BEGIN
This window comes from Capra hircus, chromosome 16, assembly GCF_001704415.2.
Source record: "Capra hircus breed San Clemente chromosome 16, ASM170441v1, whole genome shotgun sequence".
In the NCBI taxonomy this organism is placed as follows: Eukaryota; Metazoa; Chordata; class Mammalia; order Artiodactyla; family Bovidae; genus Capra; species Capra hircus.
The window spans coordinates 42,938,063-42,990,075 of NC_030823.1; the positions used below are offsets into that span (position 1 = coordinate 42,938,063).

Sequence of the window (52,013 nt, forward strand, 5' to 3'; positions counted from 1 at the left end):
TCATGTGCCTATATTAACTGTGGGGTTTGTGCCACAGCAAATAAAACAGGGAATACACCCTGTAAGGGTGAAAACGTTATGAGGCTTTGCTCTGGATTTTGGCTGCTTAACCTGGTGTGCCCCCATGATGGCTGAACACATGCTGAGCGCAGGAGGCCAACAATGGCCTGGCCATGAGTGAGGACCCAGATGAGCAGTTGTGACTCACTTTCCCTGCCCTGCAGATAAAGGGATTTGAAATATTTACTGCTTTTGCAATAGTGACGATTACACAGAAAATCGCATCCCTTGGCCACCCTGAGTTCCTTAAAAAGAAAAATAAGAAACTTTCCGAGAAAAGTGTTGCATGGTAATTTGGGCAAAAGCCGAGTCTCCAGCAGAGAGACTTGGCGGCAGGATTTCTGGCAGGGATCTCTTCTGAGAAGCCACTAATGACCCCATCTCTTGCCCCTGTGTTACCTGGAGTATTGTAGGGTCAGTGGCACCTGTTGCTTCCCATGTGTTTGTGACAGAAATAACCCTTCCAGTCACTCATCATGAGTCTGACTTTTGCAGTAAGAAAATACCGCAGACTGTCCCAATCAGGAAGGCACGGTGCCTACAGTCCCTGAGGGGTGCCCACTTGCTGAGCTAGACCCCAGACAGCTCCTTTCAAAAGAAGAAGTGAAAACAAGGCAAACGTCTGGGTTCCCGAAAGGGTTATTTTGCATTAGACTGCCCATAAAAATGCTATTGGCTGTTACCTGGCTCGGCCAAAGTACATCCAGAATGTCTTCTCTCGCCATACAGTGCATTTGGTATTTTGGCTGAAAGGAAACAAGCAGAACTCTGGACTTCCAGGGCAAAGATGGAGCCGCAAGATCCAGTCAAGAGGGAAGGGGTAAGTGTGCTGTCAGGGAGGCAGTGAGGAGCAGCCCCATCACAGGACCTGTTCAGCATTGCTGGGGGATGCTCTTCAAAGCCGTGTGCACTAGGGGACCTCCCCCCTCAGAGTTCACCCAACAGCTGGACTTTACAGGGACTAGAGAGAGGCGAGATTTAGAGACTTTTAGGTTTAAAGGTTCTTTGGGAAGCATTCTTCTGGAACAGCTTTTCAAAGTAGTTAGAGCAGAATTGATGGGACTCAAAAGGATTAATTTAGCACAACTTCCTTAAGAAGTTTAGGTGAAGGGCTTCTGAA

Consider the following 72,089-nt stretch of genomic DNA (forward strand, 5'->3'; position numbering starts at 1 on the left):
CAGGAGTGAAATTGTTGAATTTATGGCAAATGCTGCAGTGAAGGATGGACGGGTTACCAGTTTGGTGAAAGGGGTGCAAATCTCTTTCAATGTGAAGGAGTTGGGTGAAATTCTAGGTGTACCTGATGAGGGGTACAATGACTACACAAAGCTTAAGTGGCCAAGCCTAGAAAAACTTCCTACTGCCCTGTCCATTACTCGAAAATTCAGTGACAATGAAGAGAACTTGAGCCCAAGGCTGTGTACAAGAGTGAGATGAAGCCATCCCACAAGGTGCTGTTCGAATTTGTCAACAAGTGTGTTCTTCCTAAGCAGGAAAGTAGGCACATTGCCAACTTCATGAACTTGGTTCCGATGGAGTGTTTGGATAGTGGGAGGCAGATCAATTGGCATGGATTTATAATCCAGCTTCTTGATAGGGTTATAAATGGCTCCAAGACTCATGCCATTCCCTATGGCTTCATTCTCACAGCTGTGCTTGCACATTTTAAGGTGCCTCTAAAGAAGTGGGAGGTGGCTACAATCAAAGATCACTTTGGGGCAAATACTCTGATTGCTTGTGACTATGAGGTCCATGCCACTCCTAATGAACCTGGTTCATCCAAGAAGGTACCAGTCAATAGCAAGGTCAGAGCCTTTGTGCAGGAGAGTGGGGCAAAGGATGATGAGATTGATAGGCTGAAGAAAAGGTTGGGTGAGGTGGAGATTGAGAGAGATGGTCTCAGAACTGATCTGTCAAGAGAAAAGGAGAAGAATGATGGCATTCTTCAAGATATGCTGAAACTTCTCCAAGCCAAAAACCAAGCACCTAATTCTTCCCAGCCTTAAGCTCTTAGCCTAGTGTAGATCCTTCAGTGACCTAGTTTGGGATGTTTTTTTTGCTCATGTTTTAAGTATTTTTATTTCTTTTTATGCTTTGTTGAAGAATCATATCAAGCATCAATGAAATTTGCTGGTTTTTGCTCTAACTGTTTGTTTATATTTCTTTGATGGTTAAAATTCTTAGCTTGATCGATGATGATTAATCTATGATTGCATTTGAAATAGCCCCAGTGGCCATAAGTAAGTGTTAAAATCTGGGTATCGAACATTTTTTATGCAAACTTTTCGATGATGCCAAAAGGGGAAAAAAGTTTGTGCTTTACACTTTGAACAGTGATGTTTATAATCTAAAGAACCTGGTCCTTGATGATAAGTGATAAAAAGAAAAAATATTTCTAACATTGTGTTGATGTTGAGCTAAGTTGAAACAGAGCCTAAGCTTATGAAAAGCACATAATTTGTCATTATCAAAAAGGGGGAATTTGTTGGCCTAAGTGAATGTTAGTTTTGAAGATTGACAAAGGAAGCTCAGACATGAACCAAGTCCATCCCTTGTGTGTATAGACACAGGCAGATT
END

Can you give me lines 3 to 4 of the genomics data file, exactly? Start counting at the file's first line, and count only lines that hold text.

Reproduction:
In the NCBI taxonomy this organism is placed as follows: Eukaryota; Metazoa; Chordata; class Mammalia; order Artiodactyla; family Bovidae; genus Capra; species Capra hircus.
The window spans coordinates 42,938,063-42,990,075 of NC_030823.1; the positions used below are offsets into that span (position 1 = coordinate 42,938,063).